At a time when surveys show teenage drug use dropping nationally, Herndon High School officials say they recommended more students for expulsion on drug charges during the fall than all of the previous school year.
The increase has alarmed school officials. Principal Janice Leslie and PTSA President Lisa Lombardozzi have posted digital letters to parents and area residents asking for their help. Herndon High's 2,309 students come from the Herndon, Reston and Dranesville area.
"The drug activity spans grade levels, income levels and neighborhoods," Leslie wrote in her letter, posted on the school's Web site, www.fcps.edu/HerndonHS.
"We have had to discuss drug problems with students slated to earn advanced studies diplomas and advanced placement diplomas. We have dealt with drug use with National Merit scholars and we've seen it with ninth graders on the first day of school," she wrote.
Since September, Leslie said, 12 students have been recommended for expulsion for drug use or possession, mostly marijuana, and another dozen cases are pending. In the nine-month 2001-02 school year, she said, about eight students faced the same punishment.
Leslie and Lombardozzi said they believe the increase in marijuana-related expulsions was a problem shared by other schools in the western part of the county. The principals at South Lakes and Chantilly high schools, however, said there had been no dramatic spike in the number of such infractions this year at their schools. Pamela Latt, principal at Centreville High School, said that no students have been recommended for expulsion for marijuana this year.
Only Westfield High School's principal, Dale Rumberger, said the number of drug expulsions at Westfield would probably soon exceed last year's figure.
He said he was concerned that students who are using or selling drugs "are more deeply involved and more brazen" than in the past. Rumberger also said he believes that school officials' efforts to protect students from the dangers of substance abuse were hampered by parents and community members in denial about the pervasiveness of the problem and the potential for any child to succumb to the lures of drugs.
According to a recently released survey, teenage drug use is dropping nationwide. The study, conducted by the University of Michigan's Institute for Social Research, said the number of U.S. high school seniors who admitted to using marijuana in the 30 days preceding the survey dropped almost a full percentage point, from 22.4 percent in 2001 to 21.5 percent in 2002. The annual study, called "Monitoring the Future," has been conducted for the National Institute on Drug Abuse since 1975.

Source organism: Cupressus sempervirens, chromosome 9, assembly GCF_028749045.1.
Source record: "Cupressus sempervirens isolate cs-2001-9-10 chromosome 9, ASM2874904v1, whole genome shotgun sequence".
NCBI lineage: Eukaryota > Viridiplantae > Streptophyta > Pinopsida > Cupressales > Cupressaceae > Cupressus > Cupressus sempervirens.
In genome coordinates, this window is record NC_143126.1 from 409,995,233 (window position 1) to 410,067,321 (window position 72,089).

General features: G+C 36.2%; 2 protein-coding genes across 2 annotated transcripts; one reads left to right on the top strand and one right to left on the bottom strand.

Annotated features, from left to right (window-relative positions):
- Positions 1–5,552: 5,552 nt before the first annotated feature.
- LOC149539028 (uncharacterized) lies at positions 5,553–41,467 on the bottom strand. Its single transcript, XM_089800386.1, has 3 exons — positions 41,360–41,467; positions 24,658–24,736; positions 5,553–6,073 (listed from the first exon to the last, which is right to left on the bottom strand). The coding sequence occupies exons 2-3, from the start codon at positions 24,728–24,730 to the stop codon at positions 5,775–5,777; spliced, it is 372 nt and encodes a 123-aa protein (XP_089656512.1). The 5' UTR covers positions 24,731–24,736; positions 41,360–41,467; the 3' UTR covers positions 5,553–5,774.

County school officials recommended 307 students for expulsion for drugs and alcohol during the 2000-01 year, according to school system spokesman Paul Regnier. That number dropped to 239 students in 2001-02. County police said that although the figures for calendar year 2002 are not yet available, the number of juvenile drug arrests has also dropped in recent years, with 380 such arrests in 2000 and 303 last year.
The sudden spike in the number of drug-related problems at Herndon High and the diverse backgrounds of the students involved have left some people looking for an explanation.
Leslie declined to speculate on how the marijuana was getting into the students' hands or on the source of the drugs.
"I'm not a detective," she said. "Obviously the kids aren't growing it in the basement."
In her letter, Leslie described the efforts she and her staff have taken to combat the problem, including talking with the students and using forums such as science classes to discuss some of the potential harmful effects of drug use. She also appealed to parents to be more vigilant and active about their childrens' activities.
The principal emphasized that the number of students disciplined for drug-related incidents made up less than 1 percent of the school's enrollment.